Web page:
|Re: Why RPN?|
Message #37 Posted by Norris on 28 May 2004, 12:40 a.m.,
in response to message #30 by A More Enlightened Student
One easy way to realize the advantages of RPN is to ask yourself a very simple question: what are the “rules” for using an algebraic calculator? For example, what actually happens when you press the + key?
Well, depending on the circumstances, pushing the + key can perform a wide variety of arithmetic operations. These include subtraction (example: 5 – 3 +), or multiplication (5 * 3 +), or division (5 / 3 +), or exponentiation (5 ^ 3 +). Sometimes the + key even performs addition (example: 5 + 3 +; the second push of the + key performs an addition, although the first does not).
In other circumstances, pushing the + key does not perform any arithmetic operation. It simply sets up a pending addition, which may be performed later when the = key is pressed (5 + 3 =), or in some cases by a right parentheses (5 + 3), or in some cases by a second push of the + key (5 + 3 +), or in some cases by the subtraction key (5 + 3 -). In other cases, subsequent presses of the right parentheses, + and – keys may not perform the pending addition, depending on the configuration of parentheses; for example 5 + (3 + 4 – 2) will not perform the first addition.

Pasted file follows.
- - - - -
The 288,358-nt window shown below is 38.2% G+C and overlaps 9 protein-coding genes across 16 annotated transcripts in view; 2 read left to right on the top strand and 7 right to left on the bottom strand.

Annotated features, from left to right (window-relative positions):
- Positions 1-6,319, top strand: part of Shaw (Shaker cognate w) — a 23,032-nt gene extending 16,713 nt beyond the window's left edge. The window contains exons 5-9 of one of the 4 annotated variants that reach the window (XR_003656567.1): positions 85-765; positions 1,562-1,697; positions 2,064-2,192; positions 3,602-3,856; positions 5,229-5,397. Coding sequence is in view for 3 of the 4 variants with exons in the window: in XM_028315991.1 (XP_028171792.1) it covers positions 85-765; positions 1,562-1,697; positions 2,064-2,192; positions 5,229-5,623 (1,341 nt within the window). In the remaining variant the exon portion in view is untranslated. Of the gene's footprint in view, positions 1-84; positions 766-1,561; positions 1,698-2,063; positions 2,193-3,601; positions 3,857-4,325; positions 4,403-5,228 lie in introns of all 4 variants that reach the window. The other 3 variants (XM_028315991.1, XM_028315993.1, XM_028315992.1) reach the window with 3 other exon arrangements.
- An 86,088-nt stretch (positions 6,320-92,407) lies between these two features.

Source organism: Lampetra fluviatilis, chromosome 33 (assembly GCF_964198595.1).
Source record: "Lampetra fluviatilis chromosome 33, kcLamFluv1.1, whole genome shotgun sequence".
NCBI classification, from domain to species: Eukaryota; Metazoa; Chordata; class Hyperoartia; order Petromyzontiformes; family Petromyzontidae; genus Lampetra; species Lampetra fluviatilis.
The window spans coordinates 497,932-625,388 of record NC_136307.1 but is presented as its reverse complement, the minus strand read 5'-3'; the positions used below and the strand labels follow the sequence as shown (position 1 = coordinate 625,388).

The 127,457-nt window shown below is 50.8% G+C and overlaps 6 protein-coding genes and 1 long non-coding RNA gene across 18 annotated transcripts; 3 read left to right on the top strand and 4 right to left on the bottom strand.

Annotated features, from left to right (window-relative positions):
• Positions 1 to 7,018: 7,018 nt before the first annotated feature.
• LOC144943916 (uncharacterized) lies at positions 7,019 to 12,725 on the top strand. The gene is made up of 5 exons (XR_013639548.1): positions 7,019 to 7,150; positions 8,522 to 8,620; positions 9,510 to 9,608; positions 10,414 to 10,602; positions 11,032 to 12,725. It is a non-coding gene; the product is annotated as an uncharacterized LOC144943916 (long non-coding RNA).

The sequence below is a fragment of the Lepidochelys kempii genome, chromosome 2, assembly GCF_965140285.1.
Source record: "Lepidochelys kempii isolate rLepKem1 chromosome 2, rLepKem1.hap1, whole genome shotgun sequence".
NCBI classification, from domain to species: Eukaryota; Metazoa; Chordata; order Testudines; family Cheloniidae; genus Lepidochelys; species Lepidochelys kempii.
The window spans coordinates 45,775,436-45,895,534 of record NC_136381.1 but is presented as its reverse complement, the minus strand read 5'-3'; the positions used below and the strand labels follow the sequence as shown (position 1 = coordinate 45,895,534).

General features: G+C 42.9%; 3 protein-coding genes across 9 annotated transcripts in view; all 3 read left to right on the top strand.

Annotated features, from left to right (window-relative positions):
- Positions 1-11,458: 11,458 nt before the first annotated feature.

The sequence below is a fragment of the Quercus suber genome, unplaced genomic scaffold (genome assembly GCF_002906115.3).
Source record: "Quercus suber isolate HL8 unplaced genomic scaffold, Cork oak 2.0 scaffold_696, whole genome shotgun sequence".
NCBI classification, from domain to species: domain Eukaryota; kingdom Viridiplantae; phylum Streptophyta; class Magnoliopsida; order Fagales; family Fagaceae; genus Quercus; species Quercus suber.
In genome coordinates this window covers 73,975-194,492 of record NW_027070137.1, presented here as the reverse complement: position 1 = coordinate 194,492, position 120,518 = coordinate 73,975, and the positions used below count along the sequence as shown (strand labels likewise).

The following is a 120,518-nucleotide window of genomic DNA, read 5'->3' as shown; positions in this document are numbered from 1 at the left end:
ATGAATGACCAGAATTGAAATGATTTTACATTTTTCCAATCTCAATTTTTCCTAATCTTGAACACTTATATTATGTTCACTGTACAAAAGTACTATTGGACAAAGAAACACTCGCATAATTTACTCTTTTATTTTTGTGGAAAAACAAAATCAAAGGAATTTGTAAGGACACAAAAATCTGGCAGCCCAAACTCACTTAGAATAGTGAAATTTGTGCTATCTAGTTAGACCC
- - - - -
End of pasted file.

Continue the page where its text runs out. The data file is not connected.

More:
The same rules also apply to the – key. However, the rules are different for the * and / keys, and they are different again for the y^x key. Also, the rules may be different for unary operations like cos or log; on many algebraic calcs, unary operations are performed immediately, and are not affected by the = key, or by parentheses, or by any other operations.
Now read through all that again. Is it correct? Doesn’t it seem just a bit complicated when you think about it?
Now let’s consider the rules for an RPN calculator. They may be summarized as follows:
Pushing the + key immediately performs an addition. All other operator keys behave in the same way.
OK, that's it. Any questions? Would it be fair to suggest that the RPN rules are simpler?
Edited: 28 May 2004, 12:46 p.m. after one or more responses were posted